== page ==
Excusable Homicide – homicide by accident or self-defense

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excusable homicide:

1. Homicide resulting from a person’s lawful act, committed without intention to harm another.

2  The killing of another in self-defense when faced with the danger of death or serious bodily injury. — aka justifiable homicide. [1]

1. A homicide committed in the course of performing a lawful act, without any intention to hurt (for EXAMPLE, by accident) or committed in self-defense. [3]

homicide by misadventure (17c) Homicide resulting form a lawful act performed in a lawful manner under a reasonable belief that no harm could occur. – aka death by misadventure; accidental killing; killing by misadventure; homicide per infortunium.
     See involuntary manslaughter. [1] 

1. An accidental killing of a human being. 26 Am J1st Homi § 220

A killing by pure accident, that is, where a man, doing a lawful act, without any intention of hurt, unfortunately kills another; as where a man is at work with a hatchet, and the head of it flies off and kills a by-stander.  See 4 Bl Comm 182. — aka homicide per infortunium. [2]

1. A killing by pure accident, without any intention to harm, while doing a lawful act.  EXAMPLE: while Thomas is chopping wood, the head flies off his axe and fatally injures a bystander. [3]

homicidium ex casu – Homicide by accident.

homicide per infortunium [Latin “homicide by misfortune”] (1856) The unintentional killing of another while engaged in a lawful act; ACCIDENTAL KILLING. [1]

per infortunium –  adj. or adv. [Latin] (17c) By misadventure.  *  At common law, when one person killed another per infortunium, a conviction and royal pardon were necessary even when there was no fault. 

    Excerpt from J.W. Cecil Turner’s Kenny’s Outlines of Criminal Law (16th ed. 1952):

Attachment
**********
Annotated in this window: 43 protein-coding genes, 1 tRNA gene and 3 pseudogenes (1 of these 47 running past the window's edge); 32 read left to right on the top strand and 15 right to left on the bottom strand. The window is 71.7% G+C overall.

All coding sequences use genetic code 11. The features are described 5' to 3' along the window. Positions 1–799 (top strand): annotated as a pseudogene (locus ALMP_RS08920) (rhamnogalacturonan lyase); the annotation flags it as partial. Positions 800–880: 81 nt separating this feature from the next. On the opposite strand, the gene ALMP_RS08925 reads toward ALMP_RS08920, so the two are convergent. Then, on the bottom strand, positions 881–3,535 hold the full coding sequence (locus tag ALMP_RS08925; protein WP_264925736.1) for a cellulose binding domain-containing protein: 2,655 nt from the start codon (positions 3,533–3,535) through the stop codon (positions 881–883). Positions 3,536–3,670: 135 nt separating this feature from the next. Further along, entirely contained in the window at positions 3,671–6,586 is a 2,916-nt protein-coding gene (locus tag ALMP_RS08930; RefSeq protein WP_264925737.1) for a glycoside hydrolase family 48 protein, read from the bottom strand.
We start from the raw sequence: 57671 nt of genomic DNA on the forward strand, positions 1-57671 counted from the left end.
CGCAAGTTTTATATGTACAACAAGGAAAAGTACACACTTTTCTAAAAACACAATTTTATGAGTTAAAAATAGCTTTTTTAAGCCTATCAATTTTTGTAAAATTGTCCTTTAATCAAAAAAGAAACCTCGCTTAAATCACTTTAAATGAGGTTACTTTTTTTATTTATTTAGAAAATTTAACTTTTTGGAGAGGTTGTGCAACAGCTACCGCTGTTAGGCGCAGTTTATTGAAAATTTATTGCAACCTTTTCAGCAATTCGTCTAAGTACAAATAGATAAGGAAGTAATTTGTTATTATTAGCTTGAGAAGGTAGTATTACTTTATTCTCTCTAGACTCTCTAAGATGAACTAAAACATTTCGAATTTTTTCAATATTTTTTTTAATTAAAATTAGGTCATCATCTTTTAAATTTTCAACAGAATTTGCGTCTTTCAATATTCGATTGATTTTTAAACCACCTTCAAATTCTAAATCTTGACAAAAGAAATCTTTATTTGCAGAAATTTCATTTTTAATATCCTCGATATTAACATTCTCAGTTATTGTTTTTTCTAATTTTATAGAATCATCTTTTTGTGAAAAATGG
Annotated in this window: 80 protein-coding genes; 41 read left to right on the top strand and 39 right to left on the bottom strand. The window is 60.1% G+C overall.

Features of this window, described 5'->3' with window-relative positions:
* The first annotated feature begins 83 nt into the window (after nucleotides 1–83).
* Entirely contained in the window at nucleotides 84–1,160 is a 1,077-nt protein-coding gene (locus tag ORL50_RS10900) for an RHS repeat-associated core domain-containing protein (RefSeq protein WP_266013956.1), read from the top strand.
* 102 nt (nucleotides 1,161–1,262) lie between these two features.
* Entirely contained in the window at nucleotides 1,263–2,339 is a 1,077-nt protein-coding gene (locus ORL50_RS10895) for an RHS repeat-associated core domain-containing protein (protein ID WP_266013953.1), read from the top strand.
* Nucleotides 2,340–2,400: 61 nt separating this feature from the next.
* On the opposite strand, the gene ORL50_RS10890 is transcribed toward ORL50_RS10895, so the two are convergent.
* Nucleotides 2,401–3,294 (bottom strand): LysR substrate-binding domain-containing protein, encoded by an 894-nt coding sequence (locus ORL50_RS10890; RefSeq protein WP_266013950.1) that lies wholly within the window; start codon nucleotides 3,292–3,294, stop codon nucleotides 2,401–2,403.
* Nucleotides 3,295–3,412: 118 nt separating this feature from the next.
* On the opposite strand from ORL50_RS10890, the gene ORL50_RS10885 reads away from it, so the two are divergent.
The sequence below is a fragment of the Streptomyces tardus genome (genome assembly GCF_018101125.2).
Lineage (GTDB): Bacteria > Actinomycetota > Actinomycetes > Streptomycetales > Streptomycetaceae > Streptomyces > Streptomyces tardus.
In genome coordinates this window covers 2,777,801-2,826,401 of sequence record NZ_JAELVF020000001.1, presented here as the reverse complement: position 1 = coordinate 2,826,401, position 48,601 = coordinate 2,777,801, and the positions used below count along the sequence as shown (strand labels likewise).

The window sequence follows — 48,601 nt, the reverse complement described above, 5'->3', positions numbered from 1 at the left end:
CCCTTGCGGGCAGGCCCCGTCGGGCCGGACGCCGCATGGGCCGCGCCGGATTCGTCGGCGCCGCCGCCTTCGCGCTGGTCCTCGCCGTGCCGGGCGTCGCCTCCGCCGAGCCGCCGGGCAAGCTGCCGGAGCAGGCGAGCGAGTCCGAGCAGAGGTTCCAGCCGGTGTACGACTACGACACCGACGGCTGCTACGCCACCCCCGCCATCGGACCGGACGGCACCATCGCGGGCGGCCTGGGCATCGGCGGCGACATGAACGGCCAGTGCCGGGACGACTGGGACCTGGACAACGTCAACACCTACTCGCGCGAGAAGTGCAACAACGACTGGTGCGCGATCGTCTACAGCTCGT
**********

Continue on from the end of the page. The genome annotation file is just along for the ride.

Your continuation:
“It may seem strange to modern minds that for centuries it was a rule of our law that a man who killed another either by misadventure (per infortunium) or in reasonable self defence (against an attack not itself felonious), although he did not commit a felony, must yet be held guilty of unlawful homicide and require the King’s pardon if he were to escape punishment, and even if granted pardon would still be liable to suffer forfeiture of his property; and that he was exposed to claims for compensation from the family of the deceased. [4]


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[1]: Black’s Law Dictionary Deluxe Tenth Edition by Henry Campbell Black & Editor in Chief Bryan A. Garner. ISBN: 978-0-314-62130-6

[2]: Ballantine’s Law Dictionary with Pronunciations
Third Edition
 by James A. Ballantine (James Arthur 1871-1949).  Edited by William S. Anderson.  © 1969 by THE LAWYER’S CO-OPERATIVE PUBLISHING COMPANY.  Library of Congress Catalog Card No. 68-30931

[3]:  Ballantine’s Law Dictionary Legal Assistant Edition
by Jack Ballantine 
(James Arthur 1871-1949).  Doctored by Jack G. Handler, J.D. © 1994 Delmar by Thomson Learning.  ISBN 0-8273-4874-6.

[4]: J.W. Cecil Turner, Kenny’s Outlines of Criminal Law 113 (16th ed. 1952).


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